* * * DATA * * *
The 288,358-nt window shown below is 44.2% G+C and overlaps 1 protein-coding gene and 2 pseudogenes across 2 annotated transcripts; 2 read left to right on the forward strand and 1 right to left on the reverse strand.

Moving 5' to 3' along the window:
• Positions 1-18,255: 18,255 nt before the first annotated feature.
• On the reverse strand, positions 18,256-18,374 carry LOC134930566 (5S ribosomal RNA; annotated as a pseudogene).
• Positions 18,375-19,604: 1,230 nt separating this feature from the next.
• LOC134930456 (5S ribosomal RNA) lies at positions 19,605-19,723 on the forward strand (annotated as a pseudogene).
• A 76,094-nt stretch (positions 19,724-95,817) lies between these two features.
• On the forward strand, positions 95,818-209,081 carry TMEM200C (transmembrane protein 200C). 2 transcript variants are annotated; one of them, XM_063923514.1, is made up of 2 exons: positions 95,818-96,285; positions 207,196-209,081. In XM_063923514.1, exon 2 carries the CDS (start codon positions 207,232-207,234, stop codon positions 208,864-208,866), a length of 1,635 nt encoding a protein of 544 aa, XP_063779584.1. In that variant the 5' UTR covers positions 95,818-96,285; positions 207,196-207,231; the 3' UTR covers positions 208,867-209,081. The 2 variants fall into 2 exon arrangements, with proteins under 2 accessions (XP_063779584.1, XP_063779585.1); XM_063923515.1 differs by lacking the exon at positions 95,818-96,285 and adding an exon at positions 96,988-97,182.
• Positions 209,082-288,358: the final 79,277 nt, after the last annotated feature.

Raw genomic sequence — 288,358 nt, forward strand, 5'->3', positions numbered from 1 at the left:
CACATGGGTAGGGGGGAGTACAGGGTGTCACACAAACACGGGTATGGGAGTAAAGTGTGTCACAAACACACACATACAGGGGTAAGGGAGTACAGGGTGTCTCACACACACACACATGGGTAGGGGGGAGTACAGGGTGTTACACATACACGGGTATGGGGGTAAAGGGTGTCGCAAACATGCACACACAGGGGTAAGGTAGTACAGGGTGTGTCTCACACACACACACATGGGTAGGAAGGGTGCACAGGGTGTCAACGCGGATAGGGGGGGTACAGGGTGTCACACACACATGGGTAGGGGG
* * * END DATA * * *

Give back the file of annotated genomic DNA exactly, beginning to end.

The 288,358-nt window shown below is 44.2% G+C and overlaps 1 protein-coding gene and 2 pseudogenes across 2 annotated transcripts; 2 read left to right on the forward strand and 1 right to left on the reverse strand.

Moving 5' to 3' along the window:
• Positions 1-18,255: 18,255 nt before the first annotated feature.
• On the reverse strand, positions 18,256-18,374 carry LOC134930566 (5S ribosomal RNA; annotated as a pseudogene).
• Positions 18,375-19,604: 1,230 nt separating this feature from the next.
• LOC134930456 (5S ribosomal RNA) lies at positions 19,605-19,723 on the forward strand (annotated as a pseudogene).
• A 76,094-nt stretch (positions 19,724-95,817) lies between these two features.
• On the forward strand, positions 95,818-209,081 carry TMEM200C (transmembrane protein 200C). 2 transcript variants are annotated; one of them, XM_063923514.1, is made up of 2 exons: positions 95,818-96,285; positions 207,196-209,081. In XM_063923514.1, exon 2 carries the CDS (start codon positions 207,232-207,234, stop codon positions 208,864-208,866), a length of 1,635 nt encoding a protein of 544 aa, XP_063779584.1. In that variant the 5' UTR covers positions 95,818-96,285; positions 207,196-207,231; the 3' UTR covers positions 208,867-209,081. The 2 variants fall into 2 exon arrangements, with proteins under 2 accessions (XP_063779584.1, XP_063779585.1); XM_063923515.1 differs by lacking the exon at positions 95,818-96,285 and adding an exon at positions 96,988-97,182.
• Positions 209,082-288,358: the final 79,277 nt, after the last annotated feature.

Raw genomic sequence — 288,358 nt, forward strand, 5'->3', positions numbered from 1 at the left:
CACATGGGTAGGGGGGAGTACAGGGTGTCACACAAACACGGGTATGGGAGTAAAGTGTGTCACAAACACACACATACAGGGGTAAGGGAGTACAGGGTGTCTCACACACACACACATGGGTAGGGGGGAGTACAGGGTGTTACACATACACGGGTATGGGGGTAAAGGGTGTCGCAAACATGCACACACAGGGGTAAGGTAGTACAGGGTGTGTCTCACACACACACACATGGGTAGGAAGGGTGCACAGGGTGTCAACGCGGATAGGGGGGGTACAGGGTGTCACACACACATGGGTAGGGGG